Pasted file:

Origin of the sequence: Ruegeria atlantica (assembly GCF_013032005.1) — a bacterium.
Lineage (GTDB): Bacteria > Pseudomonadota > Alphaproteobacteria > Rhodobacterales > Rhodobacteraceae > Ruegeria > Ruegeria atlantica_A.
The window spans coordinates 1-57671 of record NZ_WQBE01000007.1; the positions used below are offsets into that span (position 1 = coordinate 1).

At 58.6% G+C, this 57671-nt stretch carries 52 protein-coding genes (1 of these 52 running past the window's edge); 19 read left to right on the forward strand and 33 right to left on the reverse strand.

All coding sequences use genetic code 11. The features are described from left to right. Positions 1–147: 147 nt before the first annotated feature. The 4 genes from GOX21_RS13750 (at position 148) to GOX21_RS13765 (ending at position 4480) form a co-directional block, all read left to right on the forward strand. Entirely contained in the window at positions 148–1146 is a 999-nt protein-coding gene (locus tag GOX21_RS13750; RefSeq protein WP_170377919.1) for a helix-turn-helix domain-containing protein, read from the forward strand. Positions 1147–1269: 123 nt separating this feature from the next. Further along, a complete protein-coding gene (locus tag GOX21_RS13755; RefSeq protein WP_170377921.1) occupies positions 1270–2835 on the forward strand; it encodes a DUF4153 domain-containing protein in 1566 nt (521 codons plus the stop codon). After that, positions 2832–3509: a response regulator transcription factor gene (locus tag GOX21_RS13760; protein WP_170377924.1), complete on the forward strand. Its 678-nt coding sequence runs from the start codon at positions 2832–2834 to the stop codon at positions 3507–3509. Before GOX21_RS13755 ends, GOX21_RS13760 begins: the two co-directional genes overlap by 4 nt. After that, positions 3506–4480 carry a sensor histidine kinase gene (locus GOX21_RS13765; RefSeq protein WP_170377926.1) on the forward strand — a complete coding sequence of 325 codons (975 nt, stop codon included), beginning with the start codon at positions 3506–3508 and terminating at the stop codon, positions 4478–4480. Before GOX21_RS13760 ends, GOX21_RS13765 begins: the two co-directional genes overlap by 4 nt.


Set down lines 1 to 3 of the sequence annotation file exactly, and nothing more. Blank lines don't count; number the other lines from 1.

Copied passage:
Origin of the sequence: Ruegeria atlantica (assembly GCF_013032005.1) — a bacterium.
Lineage (GTDB): Bacteria > Pseudomonadota > Alphaproteobacteria > Rhodobacterales > Rhodobacteraceae > Ruegeria > Ruegeria atlantica_A.
The window spans coordinates 1-57671 of record NZ_WQBE01000007.1; the positions used below are offsets into that span (position 1 = coordinate 1).